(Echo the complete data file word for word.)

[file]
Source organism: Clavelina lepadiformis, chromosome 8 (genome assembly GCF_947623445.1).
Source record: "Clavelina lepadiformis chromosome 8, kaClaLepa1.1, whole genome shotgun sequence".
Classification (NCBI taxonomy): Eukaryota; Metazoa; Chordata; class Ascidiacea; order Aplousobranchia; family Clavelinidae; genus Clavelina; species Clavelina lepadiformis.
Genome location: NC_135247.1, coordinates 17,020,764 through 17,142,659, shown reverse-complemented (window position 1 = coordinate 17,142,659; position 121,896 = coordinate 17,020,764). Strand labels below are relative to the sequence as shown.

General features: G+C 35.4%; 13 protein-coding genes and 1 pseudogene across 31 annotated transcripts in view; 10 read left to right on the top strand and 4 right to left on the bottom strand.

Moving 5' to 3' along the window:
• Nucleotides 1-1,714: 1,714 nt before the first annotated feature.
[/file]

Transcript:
Source organism: Clavelina lepadiformis, chromosome 8 (genome assembly GCF_947623445.1).
Source record: "Clavelina lepadiformis chromosome 8, kaClaLepa1.1, whole genome shotgun sequence".
Classification (NCBI taxonomy): Eukaryota; Metazoa; Chordata; class Ascidiacea; order Aplousobranchia; family Clavelinidae; genus Clavelina; species Clavelina lepadiformis.
Genome location: NC_135247.1, coordinates 17,020,764 through 17,142,659, shown reverse-complemented (window position 1 = coordinate 17,142,659; position 121,896 = coordinate 17,020,764). Strand labels below are relative to the sequence as shown.

General features: G+C 35.4%; 13 protein-coding genes and 1 pseudogene across 31 annotated transcripts in view; 10 read left to right on the top strand and 4 right to left on the bottom strand.

Moving 5' to 3' along the window:
• Nucleotides 1-1,714: 1,714 nt before the first annotated feature.